Thoughtful presents, affectionate reminiscences and tasty food of the holiday season are all behind us. Sadly, statements with holiday spending have already flooded mailboxes nationwide. This time of year used to be filled with financial anxiety for my family, but we’ve been able to stay on target since implementing our spending plan. You, too, can become successful at budgeting at home if you develop a plan and stick to it. Here’s how you can dig your family out of holiday debt:
- Speak to Your Lenders. If you’re having trouble paying off your credit cards, are over your limit or struggling to pay the mortgage, make an arrangement with your lenders to pay something off each month. The worst thing you can do is ignore your creditors if they start calling; most of them are willing to negotiate a payment plan because it means that they will get their money eventually, rather than not at all. Don’t be enticed into taking out high-interest short term loans. You will end up paying too much in interest.
- Liquidate Assets. For some of you that may mean selling your home or borrowing from your 401K plan. It can also mean selling an illiquid asset such as future payments from an annuity, pension or settlement. Paying off high-interest balances is a step in the right direction if you are looking to get back on your feet, reluctant though you may be to sell.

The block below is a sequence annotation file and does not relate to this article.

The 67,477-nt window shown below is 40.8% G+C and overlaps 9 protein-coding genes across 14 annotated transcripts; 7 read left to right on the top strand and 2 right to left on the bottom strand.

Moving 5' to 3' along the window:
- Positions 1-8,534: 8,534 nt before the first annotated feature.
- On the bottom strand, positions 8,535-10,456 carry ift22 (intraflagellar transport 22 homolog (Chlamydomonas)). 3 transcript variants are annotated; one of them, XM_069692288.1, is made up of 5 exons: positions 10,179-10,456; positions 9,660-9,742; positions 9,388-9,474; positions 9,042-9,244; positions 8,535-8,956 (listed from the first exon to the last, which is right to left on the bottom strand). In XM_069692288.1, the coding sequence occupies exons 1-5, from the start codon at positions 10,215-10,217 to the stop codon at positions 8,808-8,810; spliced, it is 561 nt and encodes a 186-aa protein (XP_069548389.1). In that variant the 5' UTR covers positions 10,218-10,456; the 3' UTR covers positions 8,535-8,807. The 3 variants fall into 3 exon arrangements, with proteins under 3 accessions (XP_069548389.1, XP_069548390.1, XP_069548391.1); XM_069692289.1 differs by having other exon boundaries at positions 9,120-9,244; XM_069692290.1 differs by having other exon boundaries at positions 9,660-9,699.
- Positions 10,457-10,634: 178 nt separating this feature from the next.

- Come Up With a Spending Plan. It’s really difficult to acknowledge you bungled your finances and ended up in a hole. This is where budgeting software programs or a budget planner come in. You need to use your budget manager to take a look at your holiday credit card statements and record how much you owe on each of them and their interest rates. Pay down the ones with higher interest rates first, and then deal with the others. Decide how much time you need to pay them all off and what amount of money you’ll be putting toward bills every month, then start working on reducing your debt.
- Cut Back Financially. Dieting is a popular new year’s resolution. You can also try to cut back your spending in 2012. See if you can cut out all needless purchases for the next four to six weeks. Under this spending plan, you only buy what you truly need and you focus on paying off your credit card debt. Once you’ve recovered from last year’s spending, you can do some financial budgeting to see how you can set aside some money every month for the next holiday season.
Whatever you choose to do, you should not ignore step 1 – making the first call as soon as you think that you may not be able to make your payments on time.
How important are Holiday gifts to your family? Can you reasonably cut back on them? Leave a comment and let us know!